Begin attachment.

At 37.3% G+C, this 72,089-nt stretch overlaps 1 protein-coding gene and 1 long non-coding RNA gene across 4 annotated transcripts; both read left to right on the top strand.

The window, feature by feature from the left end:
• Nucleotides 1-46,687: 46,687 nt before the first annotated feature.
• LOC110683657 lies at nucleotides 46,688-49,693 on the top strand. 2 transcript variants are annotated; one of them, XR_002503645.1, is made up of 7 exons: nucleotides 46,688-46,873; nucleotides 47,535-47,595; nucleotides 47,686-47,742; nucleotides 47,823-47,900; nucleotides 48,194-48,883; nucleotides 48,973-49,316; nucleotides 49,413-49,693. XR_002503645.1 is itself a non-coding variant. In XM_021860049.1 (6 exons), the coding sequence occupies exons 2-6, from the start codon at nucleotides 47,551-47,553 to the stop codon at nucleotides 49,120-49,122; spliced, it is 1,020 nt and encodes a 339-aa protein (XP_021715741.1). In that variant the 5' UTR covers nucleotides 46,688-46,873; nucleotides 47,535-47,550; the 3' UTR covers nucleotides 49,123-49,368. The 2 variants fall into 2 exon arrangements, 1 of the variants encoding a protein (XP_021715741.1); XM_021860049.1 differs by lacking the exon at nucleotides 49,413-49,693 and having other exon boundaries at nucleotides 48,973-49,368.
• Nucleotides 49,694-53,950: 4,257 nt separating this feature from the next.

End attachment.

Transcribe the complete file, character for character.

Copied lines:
At 37.3% G+C, this 72,089-nt stretch overlaps 1 protein-coding gene and 1 long non-coding RNA gene across 4 annotated transcripts; both read left to right on the top strand.

The window, feature by feature from the left end:
• Nucleotides 1-46,687: 46,687 nt before the first annotated feature.
• LOC110683657 lies at nucleotides 46,688-49,693 on the top strand. 2 transcript variants are annotated; one of them, XR_002503645.1, is made up of 7 exons: nucleotides 46,688-46,873; nucleotides 47,535-47,595; nucleotides 47,686-47,742; nucleotides 47,823-47,900; nucleotides 48,194-48,883; nucleotides 48,973-49,316; nucleotides 49,413-49,693. XR_002503645.1 is itself a non-coding variant. In XM_021860049.1 (6 exons), the coding sequence occupies exons 2-6, from the start codon at nucleotides 47,551-47,553 to the stop codon at nucleotides 49,120-49,122; spliced, it is 1,020 nt and encodes a 339-aa protein (XP_021715741.1). In that variant the 5' UTR covers nucleotides 46,688-46,873; nucleotides 47,535-47,550; the 3' UTR covers nucleotides 49,123-49,368. The 2 variants fall into 2 exon arrangements, 1 of the variants encoding a protein (XP_021715741.1); XM_021860049.1 differs by lacking the exon at nucleotides 49,413-49,693 and having other exon boundaries at nucleotides 48,973-49,368.
• Nucleotides 49,694-53,950: 4,257 nt separating this feature from the next.